The political unrest, not just in Libya but also throughout the region has many energy firms wary of re-starting production in the event of more violence. However, even with the continuing fear of further conflict in Libya, production is occurring, albeit at a much slower pace and less output.
The war in Libya along with tensions in Egypt and Syria also contributed to put a floor to oil prices. Throughout this period, Saudi Arabia played a central role in preventing prices from spiraling. Saudi Arabia is the largest producer and exporter of total petroleum liquids in the world, and the only genuine ‘swing producer’ in the market. Its large resource capacity allowed the country to adjust oil production rapidly hence affecting global prices. To avoid the potentially devastating effect of high oil prices on global demand and to prevent the global economic recovery from derailing, the country has expanded production in crucial periods in which the world’s economy risked falling.
Production in November 2011 in Libya was a devastating 210,000 barrels per day was its lowest level since the rebellion and exports were a meager 110,000 barrels per day from the few terminals still under the government’s control.
Since the end of the Libyan civil war, which overthrew Muammar Gaddafi, there has been continued violence involving various militias and the new state security forces. The militias include guerrillas, Islamists, and militias who fought against Gaddafi but refused to lay down their arms when the war ended in October 2011. According to some civilian leaders, these militias shifted from delaying the surrender of their weapons to actively asserting a continuing political role as “guardians of the revolution”. Some of the largest and most well-equipped militias are associated with Islamist groups now forming political parties.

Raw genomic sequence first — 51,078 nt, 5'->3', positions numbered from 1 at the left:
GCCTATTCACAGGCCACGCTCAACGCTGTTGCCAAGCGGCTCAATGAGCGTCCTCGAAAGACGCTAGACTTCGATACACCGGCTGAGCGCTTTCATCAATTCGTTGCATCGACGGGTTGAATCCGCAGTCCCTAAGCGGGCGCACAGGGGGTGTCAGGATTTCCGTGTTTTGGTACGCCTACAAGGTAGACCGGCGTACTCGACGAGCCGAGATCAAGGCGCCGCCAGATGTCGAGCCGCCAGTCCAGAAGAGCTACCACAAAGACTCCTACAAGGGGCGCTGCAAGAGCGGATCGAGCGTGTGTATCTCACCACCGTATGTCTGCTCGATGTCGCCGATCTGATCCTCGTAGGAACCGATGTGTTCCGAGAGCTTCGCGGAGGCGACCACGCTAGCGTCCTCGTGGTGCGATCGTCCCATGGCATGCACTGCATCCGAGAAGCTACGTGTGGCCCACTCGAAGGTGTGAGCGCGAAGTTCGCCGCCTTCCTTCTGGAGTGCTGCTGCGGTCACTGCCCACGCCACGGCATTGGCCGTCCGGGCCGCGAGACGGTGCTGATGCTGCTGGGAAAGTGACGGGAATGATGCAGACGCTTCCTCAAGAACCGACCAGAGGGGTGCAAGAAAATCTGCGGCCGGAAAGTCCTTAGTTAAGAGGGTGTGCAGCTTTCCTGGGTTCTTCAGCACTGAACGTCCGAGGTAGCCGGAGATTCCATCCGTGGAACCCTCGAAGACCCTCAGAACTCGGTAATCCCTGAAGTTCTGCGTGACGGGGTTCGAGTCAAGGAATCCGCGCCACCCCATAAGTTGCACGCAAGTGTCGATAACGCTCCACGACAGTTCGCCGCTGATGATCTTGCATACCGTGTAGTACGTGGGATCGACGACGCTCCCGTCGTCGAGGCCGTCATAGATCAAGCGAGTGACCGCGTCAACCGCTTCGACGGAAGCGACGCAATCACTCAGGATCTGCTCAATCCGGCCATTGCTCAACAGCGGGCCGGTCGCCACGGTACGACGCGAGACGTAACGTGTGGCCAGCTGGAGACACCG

Violent and deadly events have become a daily occurrence and armed militias have taken to cutting off the flow of electricity, oil, gas and water in a ploy to extract concessions from the government.
The central government has little control over the country. This weakness has fomented further public frustration at the lawlessness and insecurity in Libya, whose very territorial integrity is under threat, with two of its three provinces declaring autonomy in 2013 amid accusations of economic and political marginalization.
Thus, even though the government has shown resilience and good will to carry out the necessary changes, Prime Minister Zeidan remains a hugely unpopular figure in Libya. PM Zeidan has so far failed to stamp his authority on the country.
The central government’s revenue is constantly shrinking. In 2012, strikes at major ports and drying up oil exports seriously undermined Libya’s ability to pay public salaries and deter foreign investment. Militias and tribesmen seized ports and oil fields across the country to press for political or financial demands. With oil being the government’s main source of income for the country’s budget and purchase of food imports, the country is eating away at its foreign reserves. Western powers which played a vital role in the downfall of former despot Muammar Gaddafi now fear the North African country will slide into instability as the government struggles to rein in militias that helped topple Gaddafi in 2011.